1. ^ Investment Casting Process Description
  2. ^ a b c d e f Degarmo, Black & Kohser 2003, p. 317.
  3. ^ ASM Handbook, p. 257.
  4. ^ Dvorak, Donna (May 2008), "The Not-So-Lost Art of Lost Wax Casting", Copper in the Arts (13) .
  5. ^ a b ASM Handbook, pp. 257–258.
  6. ^ Sias 2006, pp. 13–14.
  7. ^ a b ASM Handbook, pp. 261–262.
  8. ^ a b c Degarmo, Black & Kohser 2003, p. 318.
  9. ^ a b Degarmo, Black & Kohser 2003, pp. 319–320.
  10. ^ http://www.hitchiner.com/countergravity-casting.html
  11. ^ Mitchell, Brian S. (2004), An introduction to materials engineering and science for chemical and materials engineers, Wiley-IEEE, p. 725, ISBN 978-0-471-43623-2.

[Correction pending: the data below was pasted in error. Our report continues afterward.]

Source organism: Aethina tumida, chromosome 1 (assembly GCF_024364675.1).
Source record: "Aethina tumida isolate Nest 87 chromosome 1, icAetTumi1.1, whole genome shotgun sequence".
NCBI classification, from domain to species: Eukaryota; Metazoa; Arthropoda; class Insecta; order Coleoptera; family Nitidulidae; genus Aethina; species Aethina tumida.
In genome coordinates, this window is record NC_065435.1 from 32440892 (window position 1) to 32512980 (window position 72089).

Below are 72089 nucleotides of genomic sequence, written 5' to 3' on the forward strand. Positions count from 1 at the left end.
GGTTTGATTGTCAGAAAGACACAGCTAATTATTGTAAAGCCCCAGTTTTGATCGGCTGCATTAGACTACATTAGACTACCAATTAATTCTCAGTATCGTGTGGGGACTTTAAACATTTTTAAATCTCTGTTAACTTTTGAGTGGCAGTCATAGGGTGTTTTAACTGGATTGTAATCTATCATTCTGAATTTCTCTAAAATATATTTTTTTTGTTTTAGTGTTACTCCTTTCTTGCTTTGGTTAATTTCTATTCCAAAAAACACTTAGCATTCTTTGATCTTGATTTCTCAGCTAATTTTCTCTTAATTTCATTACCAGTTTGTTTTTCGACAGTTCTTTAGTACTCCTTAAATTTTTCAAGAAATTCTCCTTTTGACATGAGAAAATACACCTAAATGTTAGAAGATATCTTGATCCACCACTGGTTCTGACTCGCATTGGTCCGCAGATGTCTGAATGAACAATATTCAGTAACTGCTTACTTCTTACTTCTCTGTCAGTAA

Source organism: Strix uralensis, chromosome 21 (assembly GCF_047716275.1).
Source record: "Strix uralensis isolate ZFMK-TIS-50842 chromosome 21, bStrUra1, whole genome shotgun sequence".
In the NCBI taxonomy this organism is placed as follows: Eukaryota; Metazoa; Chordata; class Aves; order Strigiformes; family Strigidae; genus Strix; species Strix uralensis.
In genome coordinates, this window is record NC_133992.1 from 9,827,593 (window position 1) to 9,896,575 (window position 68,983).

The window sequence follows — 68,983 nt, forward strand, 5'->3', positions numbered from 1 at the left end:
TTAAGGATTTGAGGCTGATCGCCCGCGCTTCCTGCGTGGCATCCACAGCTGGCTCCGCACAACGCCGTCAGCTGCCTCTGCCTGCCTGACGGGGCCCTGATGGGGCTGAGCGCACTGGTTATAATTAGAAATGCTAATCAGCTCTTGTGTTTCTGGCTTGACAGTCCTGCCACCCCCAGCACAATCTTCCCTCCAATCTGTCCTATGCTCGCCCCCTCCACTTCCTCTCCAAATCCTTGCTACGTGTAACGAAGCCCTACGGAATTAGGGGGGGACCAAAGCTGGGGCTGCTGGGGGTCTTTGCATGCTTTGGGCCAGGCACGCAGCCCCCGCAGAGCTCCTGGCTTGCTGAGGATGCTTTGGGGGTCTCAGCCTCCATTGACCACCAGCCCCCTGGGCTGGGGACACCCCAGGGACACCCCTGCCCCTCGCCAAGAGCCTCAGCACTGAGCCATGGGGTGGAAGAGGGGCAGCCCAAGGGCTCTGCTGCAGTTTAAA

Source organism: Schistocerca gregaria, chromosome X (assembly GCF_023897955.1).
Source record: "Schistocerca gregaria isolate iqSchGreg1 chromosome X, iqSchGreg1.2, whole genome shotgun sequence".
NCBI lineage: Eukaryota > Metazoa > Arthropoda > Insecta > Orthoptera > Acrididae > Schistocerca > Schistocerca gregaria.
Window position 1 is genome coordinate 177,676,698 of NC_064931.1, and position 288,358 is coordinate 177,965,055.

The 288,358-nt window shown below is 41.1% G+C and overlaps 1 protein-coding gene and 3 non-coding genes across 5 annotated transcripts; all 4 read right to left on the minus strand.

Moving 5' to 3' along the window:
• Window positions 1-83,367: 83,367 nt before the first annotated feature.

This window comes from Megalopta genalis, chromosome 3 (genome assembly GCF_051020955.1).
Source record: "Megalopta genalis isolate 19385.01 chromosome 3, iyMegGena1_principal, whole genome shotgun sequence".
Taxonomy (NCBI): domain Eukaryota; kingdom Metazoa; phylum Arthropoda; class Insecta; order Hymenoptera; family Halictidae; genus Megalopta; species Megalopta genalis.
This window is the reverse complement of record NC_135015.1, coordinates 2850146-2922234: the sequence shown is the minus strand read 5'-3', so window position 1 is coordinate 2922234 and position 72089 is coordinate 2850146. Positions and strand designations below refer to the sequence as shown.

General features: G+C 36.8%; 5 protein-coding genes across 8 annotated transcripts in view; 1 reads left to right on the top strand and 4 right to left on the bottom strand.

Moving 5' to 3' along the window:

12. ^ Vacuum Pressure Casting Machine VPC K2S, retrieved 2010-03-03. 
  13. ^ a b c d Degarmo, Black & Kohser 2003, p. 319.
  14. ^ Asgar K (1988). "Casting Metals in Dentistry: Past - Present - Future". Advances in Dental Research 1 (2): 33–43. doi:10.1177/08959374880020011701. 

Bibliography[edit]

External links[edit]